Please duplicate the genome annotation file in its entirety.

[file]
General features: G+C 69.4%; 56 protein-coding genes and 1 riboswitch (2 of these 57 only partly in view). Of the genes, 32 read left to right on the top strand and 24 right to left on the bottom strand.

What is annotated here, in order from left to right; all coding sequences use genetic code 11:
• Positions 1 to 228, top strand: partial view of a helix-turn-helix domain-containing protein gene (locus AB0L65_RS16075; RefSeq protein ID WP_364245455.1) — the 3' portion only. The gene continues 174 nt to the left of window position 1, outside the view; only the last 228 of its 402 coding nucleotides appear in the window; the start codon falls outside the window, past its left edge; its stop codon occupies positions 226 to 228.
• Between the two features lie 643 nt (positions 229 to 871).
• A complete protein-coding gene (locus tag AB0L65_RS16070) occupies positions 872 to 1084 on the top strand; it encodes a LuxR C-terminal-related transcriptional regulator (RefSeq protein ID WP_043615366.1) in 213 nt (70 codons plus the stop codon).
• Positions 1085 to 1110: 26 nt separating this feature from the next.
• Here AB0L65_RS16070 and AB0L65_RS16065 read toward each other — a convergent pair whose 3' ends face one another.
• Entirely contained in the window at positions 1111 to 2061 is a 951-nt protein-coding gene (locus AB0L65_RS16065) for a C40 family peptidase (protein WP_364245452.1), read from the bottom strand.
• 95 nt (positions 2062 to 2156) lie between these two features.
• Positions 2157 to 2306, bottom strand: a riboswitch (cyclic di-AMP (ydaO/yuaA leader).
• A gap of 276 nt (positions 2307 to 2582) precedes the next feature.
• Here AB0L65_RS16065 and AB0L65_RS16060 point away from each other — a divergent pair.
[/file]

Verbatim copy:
General features: G+C 69.4%; 56 protein-coding genes and 1 riboswitch (2 of these 57 only partly in view). Of the genes, 32 read left to right on the top strand and 24 right to left on the bottom strand.

What is annotated here, in order from left to right; all coding sequences use genetic code 11:
• Positions 1 to 228, top strand: partial view of a helix-turn-helix domain-containing protein gene (locus AB0L65_RS16075; RefSeq protein ID WP_364245455.1) — the 3' portion only. The gene continues 174 nt to the left of window position 1, outside the view; only the last 228 of its 402 coding nucleotides appear in the window; the start codon falls outside the window, past its left edge; its stop codon occupies positions 226 to 228.
• Between the two features lie 643 nt (positions 229 to 871).
• A complete protein-coding gene (locus tag AB0L65_RS16070) occupies positions 872 to 1084 on the top strand; it encodes a LuxR C-terminal-related transcriptional regulator (RefSeq protein ID WP_043615366.1) in 213 nt (70 codons plus the stop codon).
• Positions 1085 to 1110: 26 nt separating this feature from the next.
• Here AB0L65_RS16070 and AB0L65_RS16065 read toward each other — a convergent pair whose 3' ends face one another.
• Entirely contained in the window at positions 1111 to 2061 is a 951-nt protein-coding gene (locus AB0L65_RS16065) for a C40 family peptidase (protein WP_364245452.1), read from the bottom strand.
• 95 nt (positions 2062 to 2156) lie between these two features.
• Positions 2157 to 2306, bottom strand: a riboswitch (cyclic di-AMP (ydaO/yuaA leader).
• A gap of 276 nt (positions 2307 to 2582) precedes the next feature.
• Here AB0L65_RS16065 and AB0L65_RS16060 point away from each other — a divergent pair.